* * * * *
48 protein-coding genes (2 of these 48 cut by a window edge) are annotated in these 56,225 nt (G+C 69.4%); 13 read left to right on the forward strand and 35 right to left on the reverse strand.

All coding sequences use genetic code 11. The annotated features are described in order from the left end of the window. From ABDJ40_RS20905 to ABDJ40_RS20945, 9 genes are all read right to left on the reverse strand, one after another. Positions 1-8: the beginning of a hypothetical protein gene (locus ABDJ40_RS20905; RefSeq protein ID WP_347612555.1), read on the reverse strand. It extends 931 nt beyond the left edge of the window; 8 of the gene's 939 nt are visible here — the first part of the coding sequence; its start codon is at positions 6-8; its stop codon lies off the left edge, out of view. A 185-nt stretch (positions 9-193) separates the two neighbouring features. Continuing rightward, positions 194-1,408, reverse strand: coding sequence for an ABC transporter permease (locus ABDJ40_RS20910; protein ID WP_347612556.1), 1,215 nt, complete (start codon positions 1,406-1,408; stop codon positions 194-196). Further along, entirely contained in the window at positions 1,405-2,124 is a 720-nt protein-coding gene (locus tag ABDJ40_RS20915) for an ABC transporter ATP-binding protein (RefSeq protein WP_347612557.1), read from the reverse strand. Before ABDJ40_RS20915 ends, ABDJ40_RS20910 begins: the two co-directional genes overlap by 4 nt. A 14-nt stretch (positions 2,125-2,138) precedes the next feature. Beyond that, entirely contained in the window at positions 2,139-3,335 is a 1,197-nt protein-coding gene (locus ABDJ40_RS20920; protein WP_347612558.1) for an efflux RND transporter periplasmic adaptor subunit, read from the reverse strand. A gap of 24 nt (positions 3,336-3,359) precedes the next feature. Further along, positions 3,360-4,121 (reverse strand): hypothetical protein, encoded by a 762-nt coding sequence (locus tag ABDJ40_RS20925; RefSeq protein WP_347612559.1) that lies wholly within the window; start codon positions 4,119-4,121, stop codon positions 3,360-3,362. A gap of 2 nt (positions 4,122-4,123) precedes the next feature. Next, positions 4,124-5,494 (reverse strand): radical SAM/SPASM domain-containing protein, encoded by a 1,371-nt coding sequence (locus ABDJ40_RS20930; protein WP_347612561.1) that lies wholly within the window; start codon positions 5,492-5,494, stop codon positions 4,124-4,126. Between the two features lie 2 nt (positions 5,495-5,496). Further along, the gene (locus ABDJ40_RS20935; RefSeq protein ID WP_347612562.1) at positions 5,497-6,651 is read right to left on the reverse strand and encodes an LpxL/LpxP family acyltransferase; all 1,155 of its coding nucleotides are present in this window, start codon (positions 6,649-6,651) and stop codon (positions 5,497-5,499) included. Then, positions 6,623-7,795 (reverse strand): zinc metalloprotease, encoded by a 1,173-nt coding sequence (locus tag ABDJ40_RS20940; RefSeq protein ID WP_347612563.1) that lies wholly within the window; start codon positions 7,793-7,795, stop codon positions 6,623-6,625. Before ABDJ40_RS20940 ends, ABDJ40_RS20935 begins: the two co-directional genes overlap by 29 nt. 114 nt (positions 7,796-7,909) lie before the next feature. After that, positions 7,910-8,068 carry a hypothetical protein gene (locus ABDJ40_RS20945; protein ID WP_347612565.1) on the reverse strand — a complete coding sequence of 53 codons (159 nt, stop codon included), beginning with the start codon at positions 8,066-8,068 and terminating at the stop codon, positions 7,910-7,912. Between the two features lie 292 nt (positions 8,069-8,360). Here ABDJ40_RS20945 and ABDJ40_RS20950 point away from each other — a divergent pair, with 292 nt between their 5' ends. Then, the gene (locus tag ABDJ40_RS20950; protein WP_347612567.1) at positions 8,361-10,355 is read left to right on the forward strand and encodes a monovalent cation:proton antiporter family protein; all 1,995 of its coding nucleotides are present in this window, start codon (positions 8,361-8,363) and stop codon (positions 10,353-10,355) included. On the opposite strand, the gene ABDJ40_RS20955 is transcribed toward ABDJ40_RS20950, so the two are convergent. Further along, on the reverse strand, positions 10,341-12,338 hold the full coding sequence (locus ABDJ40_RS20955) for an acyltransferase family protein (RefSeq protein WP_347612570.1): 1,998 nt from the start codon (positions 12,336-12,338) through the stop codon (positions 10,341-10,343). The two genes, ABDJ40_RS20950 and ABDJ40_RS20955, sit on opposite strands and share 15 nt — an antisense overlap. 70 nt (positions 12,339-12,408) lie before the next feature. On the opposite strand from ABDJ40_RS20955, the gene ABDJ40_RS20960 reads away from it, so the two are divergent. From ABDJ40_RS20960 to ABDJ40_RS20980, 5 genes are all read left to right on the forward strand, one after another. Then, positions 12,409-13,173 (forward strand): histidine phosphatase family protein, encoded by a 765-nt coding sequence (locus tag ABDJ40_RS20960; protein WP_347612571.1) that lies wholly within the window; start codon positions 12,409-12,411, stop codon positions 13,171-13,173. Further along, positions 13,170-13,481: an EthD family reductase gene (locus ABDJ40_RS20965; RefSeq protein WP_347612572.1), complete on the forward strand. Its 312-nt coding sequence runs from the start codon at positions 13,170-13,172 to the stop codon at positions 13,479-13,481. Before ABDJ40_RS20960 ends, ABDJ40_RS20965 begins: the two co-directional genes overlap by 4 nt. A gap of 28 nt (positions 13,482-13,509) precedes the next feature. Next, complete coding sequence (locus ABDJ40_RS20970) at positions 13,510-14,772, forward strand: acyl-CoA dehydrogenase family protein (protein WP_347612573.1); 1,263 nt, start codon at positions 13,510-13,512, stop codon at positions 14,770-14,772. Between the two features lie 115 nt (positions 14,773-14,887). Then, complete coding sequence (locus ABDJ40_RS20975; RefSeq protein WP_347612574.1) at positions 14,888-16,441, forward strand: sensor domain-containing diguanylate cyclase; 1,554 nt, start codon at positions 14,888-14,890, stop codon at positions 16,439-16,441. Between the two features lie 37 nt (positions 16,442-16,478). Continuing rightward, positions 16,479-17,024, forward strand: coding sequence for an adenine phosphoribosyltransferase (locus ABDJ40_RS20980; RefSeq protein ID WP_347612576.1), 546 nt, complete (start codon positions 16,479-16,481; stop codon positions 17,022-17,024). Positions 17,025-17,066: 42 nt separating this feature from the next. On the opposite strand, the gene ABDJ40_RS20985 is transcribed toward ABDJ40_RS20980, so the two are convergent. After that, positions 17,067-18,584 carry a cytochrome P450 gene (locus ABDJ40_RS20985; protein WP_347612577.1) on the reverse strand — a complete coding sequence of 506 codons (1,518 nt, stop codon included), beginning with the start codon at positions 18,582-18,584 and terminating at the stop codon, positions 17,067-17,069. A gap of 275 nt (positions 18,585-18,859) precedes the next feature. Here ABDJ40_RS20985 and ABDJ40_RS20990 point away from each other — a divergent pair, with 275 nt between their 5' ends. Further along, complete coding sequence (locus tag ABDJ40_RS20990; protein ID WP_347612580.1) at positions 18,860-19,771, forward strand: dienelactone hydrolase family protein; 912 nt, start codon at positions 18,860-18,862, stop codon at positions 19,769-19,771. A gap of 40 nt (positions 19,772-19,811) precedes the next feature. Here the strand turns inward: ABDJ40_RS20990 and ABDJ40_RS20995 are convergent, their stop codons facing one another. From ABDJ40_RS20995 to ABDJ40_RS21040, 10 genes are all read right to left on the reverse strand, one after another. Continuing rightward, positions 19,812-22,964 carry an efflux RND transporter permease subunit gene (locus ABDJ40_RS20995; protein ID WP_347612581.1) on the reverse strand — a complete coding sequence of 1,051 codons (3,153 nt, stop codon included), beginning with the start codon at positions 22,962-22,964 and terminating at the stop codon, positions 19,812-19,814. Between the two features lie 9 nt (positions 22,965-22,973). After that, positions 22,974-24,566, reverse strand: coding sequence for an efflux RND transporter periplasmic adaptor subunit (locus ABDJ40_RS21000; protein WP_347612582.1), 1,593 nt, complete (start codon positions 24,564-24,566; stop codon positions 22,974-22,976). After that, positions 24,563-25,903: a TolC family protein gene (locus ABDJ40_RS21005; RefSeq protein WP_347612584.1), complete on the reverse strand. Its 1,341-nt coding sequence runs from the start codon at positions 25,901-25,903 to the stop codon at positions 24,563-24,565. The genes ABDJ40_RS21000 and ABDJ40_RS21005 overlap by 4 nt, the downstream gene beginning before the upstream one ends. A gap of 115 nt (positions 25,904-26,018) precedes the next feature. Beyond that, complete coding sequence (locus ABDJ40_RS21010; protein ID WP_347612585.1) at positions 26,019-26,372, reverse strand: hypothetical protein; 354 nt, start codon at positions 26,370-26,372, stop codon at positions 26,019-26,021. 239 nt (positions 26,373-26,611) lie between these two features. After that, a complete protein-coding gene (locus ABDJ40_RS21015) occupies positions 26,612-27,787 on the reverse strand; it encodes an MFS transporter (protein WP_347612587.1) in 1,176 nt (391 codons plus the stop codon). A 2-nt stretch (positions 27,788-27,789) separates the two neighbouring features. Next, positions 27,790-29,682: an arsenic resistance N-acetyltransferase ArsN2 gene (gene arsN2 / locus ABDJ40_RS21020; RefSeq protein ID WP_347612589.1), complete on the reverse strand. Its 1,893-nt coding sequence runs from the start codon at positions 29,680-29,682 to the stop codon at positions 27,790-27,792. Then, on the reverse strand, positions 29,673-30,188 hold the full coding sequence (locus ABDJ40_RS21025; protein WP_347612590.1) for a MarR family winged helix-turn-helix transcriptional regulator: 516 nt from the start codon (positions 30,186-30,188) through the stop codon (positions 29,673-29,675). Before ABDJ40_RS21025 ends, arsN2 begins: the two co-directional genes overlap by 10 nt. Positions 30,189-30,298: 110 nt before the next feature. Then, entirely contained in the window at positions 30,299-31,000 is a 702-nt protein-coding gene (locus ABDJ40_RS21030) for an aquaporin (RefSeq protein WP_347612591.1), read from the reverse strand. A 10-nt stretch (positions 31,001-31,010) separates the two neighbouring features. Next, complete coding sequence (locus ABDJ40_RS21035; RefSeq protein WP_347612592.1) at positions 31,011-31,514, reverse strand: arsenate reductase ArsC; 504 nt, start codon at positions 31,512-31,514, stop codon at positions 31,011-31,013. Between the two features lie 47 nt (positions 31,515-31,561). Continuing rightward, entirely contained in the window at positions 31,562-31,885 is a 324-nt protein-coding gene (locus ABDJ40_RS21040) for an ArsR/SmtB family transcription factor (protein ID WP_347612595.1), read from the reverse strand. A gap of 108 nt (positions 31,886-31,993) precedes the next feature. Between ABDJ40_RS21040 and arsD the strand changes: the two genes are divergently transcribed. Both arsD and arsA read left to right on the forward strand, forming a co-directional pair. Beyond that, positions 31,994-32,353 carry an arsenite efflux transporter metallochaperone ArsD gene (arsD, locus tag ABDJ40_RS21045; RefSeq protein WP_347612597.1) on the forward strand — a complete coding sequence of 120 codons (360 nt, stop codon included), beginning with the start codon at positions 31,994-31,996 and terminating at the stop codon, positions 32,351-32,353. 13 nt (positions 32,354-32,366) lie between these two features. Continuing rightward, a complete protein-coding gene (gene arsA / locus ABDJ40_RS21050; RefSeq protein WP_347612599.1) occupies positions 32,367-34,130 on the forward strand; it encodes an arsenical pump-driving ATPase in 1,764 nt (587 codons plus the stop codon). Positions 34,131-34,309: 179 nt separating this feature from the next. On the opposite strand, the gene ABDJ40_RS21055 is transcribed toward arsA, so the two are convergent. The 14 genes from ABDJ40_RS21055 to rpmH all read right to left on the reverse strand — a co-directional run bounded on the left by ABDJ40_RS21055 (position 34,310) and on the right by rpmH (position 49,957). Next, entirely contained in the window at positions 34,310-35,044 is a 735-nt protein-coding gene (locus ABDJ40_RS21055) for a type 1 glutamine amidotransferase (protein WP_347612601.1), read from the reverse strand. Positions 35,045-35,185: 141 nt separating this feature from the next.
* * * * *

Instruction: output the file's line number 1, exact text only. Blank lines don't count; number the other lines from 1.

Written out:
48 protein-coding genes (2 of these 48 cut by a window edge) are annotated in these 56,225 nt (G+C 69.4%); 13 read left to right on the forward strand and 35 right to left on the reverse strand.